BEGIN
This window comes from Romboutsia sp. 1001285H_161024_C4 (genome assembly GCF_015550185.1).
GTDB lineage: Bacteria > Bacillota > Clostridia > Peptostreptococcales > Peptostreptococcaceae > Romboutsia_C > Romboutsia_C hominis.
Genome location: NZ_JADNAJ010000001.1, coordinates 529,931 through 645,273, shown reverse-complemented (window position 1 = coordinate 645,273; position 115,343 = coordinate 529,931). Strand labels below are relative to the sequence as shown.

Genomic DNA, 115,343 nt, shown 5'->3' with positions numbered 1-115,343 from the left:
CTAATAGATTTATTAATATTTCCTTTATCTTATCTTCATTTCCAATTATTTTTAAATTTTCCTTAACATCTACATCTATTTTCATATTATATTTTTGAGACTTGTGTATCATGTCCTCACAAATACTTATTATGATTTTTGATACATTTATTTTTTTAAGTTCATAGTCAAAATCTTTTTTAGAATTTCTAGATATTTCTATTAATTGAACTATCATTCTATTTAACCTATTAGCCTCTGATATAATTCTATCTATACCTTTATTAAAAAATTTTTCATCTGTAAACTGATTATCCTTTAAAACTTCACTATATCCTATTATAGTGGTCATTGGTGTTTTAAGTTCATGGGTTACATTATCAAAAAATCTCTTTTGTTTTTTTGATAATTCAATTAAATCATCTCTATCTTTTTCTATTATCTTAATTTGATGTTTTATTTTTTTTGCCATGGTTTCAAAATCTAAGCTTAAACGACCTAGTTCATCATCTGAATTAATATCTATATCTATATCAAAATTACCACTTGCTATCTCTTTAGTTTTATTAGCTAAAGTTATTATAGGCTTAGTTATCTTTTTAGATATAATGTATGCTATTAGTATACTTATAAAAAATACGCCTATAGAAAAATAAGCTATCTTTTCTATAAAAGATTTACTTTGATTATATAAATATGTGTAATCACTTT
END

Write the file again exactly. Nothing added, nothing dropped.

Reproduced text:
This window comes from Romboutsia sp. 1001285H_161024_C4 (genome assembly GCF_015550185.1).
GTDB lineage: Bacteria > Bacillota > Clostridia > Peptostreptococcales > Peptostreptococcaceae > Romboutsia_C > Romboutsia_C hominis.
Genome location: NZ_JADNAJ010000001.1, coordinates 529,931 through 645,273, shown reverse-complemented (window position 1 = coordinate 645,273; position 115,343 = coordinate 529,931). Strand labels below are relative to the sequence as shown.

Genomic DNA, 115,343 nt, shown 5'->3' with positions numbered 1-115,343 from the left:
CTAATAGATTTATTAATATTTCCTTTATCTTATCTTCATTTCCAATTATTTTTAAATTTTCCTTAACATCTACATCTATTTTCATATTATATTTTTGAGACTTGTGTATCATGTCCTCACAAATACTTATTATGATTTTTGATACATTTATTTTTTTAAGTTCATAGTCAAAATCTTTTTTAGAATTTCTAGATATTTCTATTAATTGAACTATCATTCTATTTAACCTATTAGCCTCTGATATAATTCTATCTATACCTTTATTAAAAAATTTTTCATCTGTAAACTGATTATCCTTTAAAACTTCACTATATCCTATTATAGTGGTCATTGGTGTTTTAAGTTCATGGGTTACATTATCAAAAAATCTCTTTTGTTTTTTTGATAATTCAATTAAATCATCTCTATCTTTTTCTATTATCTTAATTTGATGTTTTATTTTTTTTGCCATGGTTTCAAAATCTAAGCTTAAACGACCTAGTTCATCATCTGAATTAATATCTATATCTATATCAAAATTACCACTTGCTATCTCTTTAGTTTTATTAGCTAAAGTTATTATAGGCTTAGTTATCTTTTTAGATATAATGTATGCTATTAGTATACTTATAAAAAATACGCCTATAGAAAAATAAGCTATCTTTTCTATAAAAGATTTACTTTGATTATATAAATATGTGTAATCACTTT